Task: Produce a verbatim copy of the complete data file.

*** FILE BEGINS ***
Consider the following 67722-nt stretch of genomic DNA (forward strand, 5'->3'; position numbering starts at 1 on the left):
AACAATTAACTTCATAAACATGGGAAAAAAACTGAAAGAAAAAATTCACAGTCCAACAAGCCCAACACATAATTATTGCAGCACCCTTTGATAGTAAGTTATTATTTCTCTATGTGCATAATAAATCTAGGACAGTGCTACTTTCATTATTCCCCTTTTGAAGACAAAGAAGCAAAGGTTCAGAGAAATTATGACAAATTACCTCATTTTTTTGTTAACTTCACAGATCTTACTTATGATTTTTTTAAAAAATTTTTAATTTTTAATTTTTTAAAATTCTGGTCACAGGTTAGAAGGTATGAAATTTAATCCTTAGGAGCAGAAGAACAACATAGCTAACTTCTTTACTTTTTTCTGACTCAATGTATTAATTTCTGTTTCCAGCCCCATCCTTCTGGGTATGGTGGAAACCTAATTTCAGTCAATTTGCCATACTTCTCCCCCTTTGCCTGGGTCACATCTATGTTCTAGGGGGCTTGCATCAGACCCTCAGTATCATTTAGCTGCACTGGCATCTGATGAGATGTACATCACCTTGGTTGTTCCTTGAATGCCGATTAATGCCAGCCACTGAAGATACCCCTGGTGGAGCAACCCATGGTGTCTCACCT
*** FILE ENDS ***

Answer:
Consider the following 67722-nt stretch of genomic DNA (forward strand, 5'->3'; position numbering starts at 1 on the left):
AACAATTAACTTCATAAACATGGGAAAAAAACTGAAAGAAAAAATTCACAGTCCAACAAGCCCAACACATAATTATTGCAGCACCCTTTGATAGTAAGTTATTATTTCTCTATGTGCATAATAAATCTAGGACAGTGCTACTTTCATTATTCCCCTTTTGAAGACAAAGAAGCAAAGGTTCAGAGAAATTATGACAAATTACCTCATTTTTTTGTTAACTTCACAGATCTTACTTATGATTTTTTTAAAAAATTTTTAATTTTTAATTTTTTAAAATTCTGGTCACAGGTTAGAAGGTATGAAATTTAATCCTTAGGAGCAGAAGAACAACATAGCTAACTTCTTTACTTTTTTCTGACTCAATGTATTAATTTCTGTTTCCAGCCCCATCCTTCTGGGTATGGTGGAAACCTAATTTCAGTCAATTTGCCATACTTCTCCCCCTTTGCCTGGGTCACATCTATGTTCTAGGGGGCTTGCATCAGACCCTCAGTATCATTTAGCTGCACTGGCATCTGATGAGATGTACATCACCTTGGTTGTTCCTTGAATGCCGATTAATGCCAGCCACTGAAGATACCCCTGGTGGAGCAACCCATGGTGTCTCACCT